But it didn't work for Prucha. He carefully ripped out the durable stitching on one of the claws (I imagine with one of his tiniest, most precise teeth) and pulled all the stuffing out of this toy. The rest of the toy was untouched, but we had to throw it out so he wouldn't ingest the stuffing.
Other than that, these seem durable to the dogs that just want to bite hard. And they squeak!
A great toy for playtime, but not something I'd leave with your dog for more than a few minutes. While we still use it, Prucha has chewed open the end of his Wubba so the edges of the canvas are frayed. We left him with it when we weren't supervising, and he found some way to undo some more tight stitching. Is someone teaching these dogs an anti-sewing class or something?
Nylabone is another great brand with a lot of good products for light- and heavy-chewers alike. You might want to opt for the edible brands if you have a chomping chewer because some of them can bite through even the toughest inedible Nyla. Prucha gets both edible and inedible because he doesn't destroy and ingest the edible ones. I would supervise the edible ones especially, though, because dogs can bite off chunks that are too big to digest and swallow them.
Another favorite amongst power-chewers is the Cuz balls. They're made of very thick rubber and have a squeak in them, and they seem to last forever.
Be warned, though, that some dogs seem to be intent on chewing the feet off of these toys. You don't want your dog to ingest that rubber, so some people just cut the feet off before they even give them to their dogs. They don't last as long this way, but it's much safer for your dog!
Made by Planet Dog, these balls are great. They come in all shapes and sizes, and there's not much for a dog to chew off or anything (especially on the smooth ones).
Keep in mind that this will stand up to your chewer because there's not much they can chew on (or chew off...), so it won't allow them to exorcise their need to chew. It'll last forever and is a great toy to play with that you don't have to worry about, but if you gave your chewer only these toys, you'd probably end up with a chewed-up shoe or two.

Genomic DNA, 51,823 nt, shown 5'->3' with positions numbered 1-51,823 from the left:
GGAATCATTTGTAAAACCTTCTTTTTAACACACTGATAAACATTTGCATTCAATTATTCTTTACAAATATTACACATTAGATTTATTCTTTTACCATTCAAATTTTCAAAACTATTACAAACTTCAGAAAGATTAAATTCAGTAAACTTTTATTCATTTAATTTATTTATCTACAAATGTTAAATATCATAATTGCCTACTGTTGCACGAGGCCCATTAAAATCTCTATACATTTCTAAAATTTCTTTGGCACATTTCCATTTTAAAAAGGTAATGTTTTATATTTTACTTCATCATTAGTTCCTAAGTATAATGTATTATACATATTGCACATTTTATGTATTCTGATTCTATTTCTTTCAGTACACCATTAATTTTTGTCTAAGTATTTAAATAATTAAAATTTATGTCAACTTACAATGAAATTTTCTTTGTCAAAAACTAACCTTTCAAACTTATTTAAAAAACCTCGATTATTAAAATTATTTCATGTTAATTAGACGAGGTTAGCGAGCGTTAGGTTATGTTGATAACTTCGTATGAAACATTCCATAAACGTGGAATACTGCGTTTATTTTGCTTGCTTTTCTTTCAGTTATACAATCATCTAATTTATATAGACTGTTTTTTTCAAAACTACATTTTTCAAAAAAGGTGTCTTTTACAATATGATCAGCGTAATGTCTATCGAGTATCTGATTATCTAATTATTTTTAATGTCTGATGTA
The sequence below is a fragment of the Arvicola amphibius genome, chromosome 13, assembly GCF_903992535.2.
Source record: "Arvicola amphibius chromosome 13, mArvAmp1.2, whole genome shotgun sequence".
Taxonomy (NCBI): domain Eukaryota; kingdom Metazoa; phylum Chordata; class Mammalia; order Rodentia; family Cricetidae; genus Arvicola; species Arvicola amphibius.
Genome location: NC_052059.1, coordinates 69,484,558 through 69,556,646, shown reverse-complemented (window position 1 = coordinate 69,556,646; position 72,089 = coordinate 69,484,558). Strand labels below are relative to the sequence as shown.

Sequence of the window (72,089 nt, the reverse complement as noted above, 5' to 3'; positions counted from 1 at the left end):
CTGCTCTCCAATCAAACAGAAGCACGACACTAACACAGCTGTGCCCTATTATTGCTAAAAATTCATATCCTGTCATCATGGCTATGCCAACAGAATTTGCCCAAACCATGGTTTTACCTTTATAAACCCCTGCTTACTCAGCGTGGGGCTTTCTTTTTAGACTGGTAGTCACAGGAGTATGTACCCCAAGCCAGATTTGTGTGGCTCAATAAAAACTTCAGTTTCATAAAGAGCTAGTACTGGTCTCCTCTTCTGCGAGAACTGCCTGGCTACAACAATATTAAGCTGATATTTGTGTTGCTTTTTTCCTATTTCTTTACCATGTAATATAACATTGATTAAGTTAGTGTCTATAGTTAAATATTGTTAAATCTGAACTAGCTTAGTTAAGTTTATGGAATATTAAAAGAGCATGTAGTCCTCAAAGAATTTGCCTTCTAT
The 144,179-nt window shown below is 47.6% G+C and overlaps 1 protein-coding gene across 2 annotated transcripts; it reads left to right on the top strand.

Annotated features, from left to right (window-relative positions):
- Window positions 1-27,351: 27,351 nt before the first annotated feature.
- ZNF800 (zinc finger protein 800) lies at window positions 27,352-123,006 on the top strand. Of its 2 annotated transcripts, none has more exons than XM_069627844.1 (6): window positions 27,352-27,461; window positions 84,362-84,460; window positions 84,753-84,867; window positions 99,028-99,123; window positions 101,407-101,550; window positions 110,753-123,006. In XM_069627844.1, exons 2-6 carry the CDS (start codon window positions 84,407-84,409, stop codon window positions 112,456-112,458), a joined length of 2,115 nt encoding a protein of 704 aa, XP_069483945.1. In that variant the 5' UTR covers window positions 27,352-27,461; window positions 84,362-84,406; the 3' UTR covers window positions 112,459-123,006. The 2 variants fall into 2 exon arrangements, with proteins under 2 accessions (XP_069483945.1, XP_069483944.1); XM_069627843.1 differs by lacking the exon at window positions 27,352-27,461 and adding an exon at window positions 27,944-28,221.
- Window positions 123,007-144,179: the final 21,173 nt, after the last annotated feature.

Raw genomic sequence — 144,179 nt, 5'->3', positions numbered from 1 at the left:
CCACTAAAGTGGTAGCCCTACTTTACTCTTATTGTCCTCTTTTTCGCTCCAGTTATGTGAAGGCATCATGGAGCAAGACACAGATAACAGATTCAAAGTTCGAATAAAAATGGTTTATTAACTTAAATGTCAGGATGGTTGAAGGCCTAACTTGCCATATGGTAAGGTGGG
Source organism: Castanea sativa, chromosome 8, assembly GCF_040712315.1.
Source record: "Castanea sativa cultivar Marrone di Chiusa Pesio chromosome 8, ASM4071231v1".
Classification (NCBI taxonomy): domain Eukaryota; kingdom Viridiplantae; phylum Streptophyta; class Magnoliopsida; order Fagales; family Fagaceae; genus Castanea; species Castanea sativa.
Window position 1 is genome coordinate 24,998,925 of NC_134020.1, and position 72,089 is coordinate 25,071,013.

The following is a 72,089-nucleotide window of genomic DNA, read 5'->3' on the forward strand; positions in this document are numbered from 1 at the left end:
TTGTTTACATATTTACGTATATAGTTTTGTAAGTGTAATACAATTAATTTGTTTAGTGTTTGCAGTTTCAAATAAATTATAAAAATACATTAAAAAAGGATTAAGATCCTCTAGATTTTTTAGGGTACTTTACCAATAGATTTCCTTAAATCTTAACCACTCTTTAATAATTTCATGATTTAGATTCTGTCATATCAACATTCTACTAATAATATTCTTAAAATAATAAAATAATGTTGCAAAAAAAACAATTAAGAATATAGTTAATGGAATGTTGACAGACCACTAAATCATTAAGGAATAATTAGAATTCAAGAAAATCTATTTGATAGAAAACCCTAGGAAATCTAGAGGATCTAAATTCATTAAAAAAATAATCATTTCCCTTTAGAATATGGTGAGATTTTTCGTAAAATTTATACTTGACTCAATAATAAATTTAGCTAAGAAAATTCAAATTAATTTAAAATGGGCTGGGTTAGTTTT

These tough canvas tug toys are durable and great if your dog's jaws seem to tear through average ropes or other toys like that.
I wouldn't get these for Prucha, though, because I know the outcome would be similar to that of the Tuffies toys. For dogs that nibble and nibble until they can finally ingest parts of the toys, these are a supervision-only toy. But for a dog who just has super strong jaws, these are sure to last though plenty of games of tug.
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A Few More...
Here are some great tips from other owners of destructive-chewer dogs that I haven't tried myself but sound great!
- Frozen marrow bones (from your local butcher) and knuckle bones will tire out any destructo-dog. Just make sure you're not feeding weight-bearing bones, which are too hard for most dogs' teeth.
- In the summer, stick a tennis ball or some treats into a water-filled tupperware container. Freeze, punch out the frozen block, and let the dog go at it! (Obviously this is an outdoor activity.)
As I try more products, I'll keep reviewing them here. Have any product you love that you think I should try? Anything you've tried and recommend I avoid at all costs? Leave a comment and let everyone know!